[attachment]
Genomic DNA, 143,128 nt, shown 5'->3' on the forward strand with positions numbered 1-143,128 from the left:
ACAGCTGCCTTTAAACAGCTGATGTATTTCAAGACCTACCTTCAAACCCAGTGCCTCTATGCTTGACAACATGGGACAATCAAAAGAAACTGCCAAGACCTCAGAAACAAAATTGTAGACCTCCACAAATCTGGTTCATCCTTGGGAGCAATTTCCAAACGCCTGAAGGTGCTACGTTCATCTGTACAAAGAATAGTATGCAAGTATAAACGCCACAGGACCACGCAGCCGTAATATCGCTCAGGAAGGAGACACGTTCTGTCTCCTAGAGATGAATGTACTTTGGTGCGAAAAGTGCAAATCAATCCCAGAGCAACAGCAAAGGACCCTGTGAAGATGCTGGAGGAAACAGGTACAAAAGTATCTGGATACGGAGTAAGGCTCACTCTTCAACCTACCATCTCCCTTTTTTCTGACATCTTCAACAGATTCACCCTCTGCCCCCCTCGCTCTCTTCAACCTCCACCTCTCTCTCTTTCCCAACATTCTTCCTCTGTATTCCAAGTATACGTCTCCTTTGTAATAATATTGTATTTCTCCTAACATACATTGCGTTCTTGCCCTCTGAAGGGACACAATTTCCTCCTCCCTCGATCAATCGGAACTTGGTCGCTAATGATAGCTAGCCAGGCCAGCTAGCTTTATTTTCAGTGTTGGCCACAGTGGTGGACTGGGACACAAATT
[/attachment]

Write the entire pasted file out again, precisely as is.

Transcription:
Genomic DNA, 143,128 nt, shown 5'->3' on the forward strand with positions numbered 1-143,128 from the left:
ACAGCTGCCTTTAAACAGCTGATGTATTTCAAGACCTACCTTCAAACCCAGTGCCTCTATGCTTGACAACATGGGACAATCAAAAGAAACTGCCAAGACCTCAGAAACAAAATTGTAGACCTCCACAAATCTGGTTCATCCTTGGGAGCAATTTCCAAACGCCTGAAGGTGCTACGTTCATCTGTACAAAGAATAGTATGCAAGTATAAACGCCACAGGACCACGCAGCCGTAATATCGCTCAGGAAGGAGACACGTTCTGTCTCCTAGAGATGAATGTACTTTGGTGCGAAAAGTGCAAATCAATCCCAGAGCAACAGCAAAGGACCCTGTGAAGATGCTGGAGGAAACAGGTACAAAAGTATCTGGATACGGAGTAAGGCTCACTCTTCAACCTACCATCTCCCTTTTTTCTGACATCTTCAACAGATTCACCCTCTGCCCCCCTCGCTCTCTTCAACCTCCACCTCTCTCTCTTTCCCAACATTCTTCCTCTGTATTCCAAGTATACGTCTCCTTTGTAATAATATTGTATTTCTCCTAACATACATTGCGTTCTTGCCCTCTGAAGGGACACAATTTCCTCCTCCCTCGATCAATCGGAACTTGGTCGCTAATGATAGCTAGCCAGGCCAGCTAGCTTTATTTTCAGTGTTGGCCACAGTGGTGGACTGGGACACAAATT